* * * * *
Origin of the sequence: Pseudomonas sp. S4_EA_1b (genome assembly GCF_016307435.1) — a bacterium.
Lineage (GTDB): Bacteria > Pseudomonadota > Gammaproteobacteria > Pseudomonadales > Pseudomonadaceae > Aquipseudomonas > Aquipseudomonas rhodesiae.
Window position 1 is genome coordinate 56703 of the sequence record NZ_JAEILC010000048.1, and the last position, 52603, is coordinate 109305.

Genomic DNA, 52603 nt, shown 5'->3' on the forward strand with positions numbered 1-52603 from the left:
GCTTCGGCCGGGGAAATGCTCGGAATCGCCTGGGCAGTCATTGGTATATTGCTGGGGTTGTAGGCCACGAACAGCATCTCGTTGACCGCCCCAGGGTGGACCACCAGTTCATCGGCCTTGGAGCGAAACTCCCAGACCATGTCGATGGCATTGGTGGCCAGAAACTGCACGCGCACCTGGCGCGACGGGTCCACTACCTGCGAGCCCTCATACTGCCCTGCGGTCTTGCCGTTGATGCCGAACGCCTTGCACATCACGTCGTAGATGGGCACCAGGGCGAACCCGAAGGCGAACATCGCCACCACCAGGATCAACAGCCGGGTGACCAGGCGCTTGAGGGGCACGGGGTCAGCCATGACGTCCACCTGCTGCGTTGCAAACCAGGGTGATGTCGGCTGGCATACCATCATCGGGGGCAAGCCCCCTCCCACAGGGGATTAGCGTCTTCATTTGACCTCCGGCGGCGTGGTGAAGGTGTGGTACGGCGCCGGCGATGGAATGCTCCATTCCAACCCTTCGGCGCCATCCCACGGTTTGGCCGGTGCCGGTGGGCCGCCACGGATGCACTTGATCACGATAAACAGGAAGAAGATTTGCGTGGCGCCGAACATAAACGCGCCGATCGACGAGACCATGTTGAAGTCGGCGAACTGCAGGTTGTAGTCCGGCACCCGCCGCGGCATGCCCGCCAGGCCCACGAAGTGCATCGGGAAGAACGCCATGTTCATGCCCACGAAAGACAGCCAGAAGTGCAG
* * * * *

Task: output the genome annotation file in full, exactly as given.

Origin of the sequence: Pseudomonas sp. S4_EA_1b (genome assembly GCF_016307435.1) — a bacterium.
Lineage (GTDB): Bacteria > Pseudomonadota > Gammaproteobacteria > Pseudomonadales > Pseudomonadaceae > Aquipseudomonas > Aquipseudomonas rhodesiae.
Window position 1 is genome coordinate 56703 of the sequence record NZ_JAEILC010000048.1, and the last position, 52603, is coordinate 109305.

Genomic DNA, 52603 nt, shown 5'->3' on the forward strand with positions numbered 1-52603 from the left:
GCTTCGGCCGGGGAAATGCTCGGAATCGCCTGGGCAGTCATTGGTATATTGCTGGGGTTGTAGGCCACGAACAGCATCTCGTTGACCGCCCCAGGGTGGACCACCAGTTCATCGGCCTTGGAGCGAAACTCCCAGACCATGTCGATGGCATTGGTGGCCAGAAACTGCACGCGCACCTGGCGCGACGGGTCCACTACCTGCGAGCCCTCATACTGCCCTGCGGTCTTGCCGTTGATGCCGAACGCCTTGCACATCACGTCGTAGATGGGCACCAGGGCGAACCCGAAGGCGAACATCGCCACCACCAGGATCAACAGCCGGGTGACCAGGCGCTTGAGGGGCACGGGGTCAGCCATGACGTCCACCTGCTGCGTTGCAAACCAGGGTGATGTCGGCTGGCATACCATCATCGGGGGCAAGCCCCCTCCCACAGGGGATTAGCGTCTTCATTTGACCTCCGGCGGCGTGGTGAAGGTGTGGTACGGCGCCGGCGATGGAATGCTCCATTCCAACCCTTCGGCGCCATCCCACGGTTTGGCCGGTGCCGGTGGGCCGCCACGGATGCACTTGATCACGATAAACAGGAAGAAGATTTGCGTGGCGCCGAACATAAACGCGCCGATCGACGAGACCATGTTGAAGTCGGCGAACTGCAGGTTGTAGTCCGGCACCCGCCGCGGCATGCCCGCCAGGCCCACGAAGTGCATCGGGAAGAACGCCATGTTCATGCCCACGAAAGACAGCCAGAAGTGCAG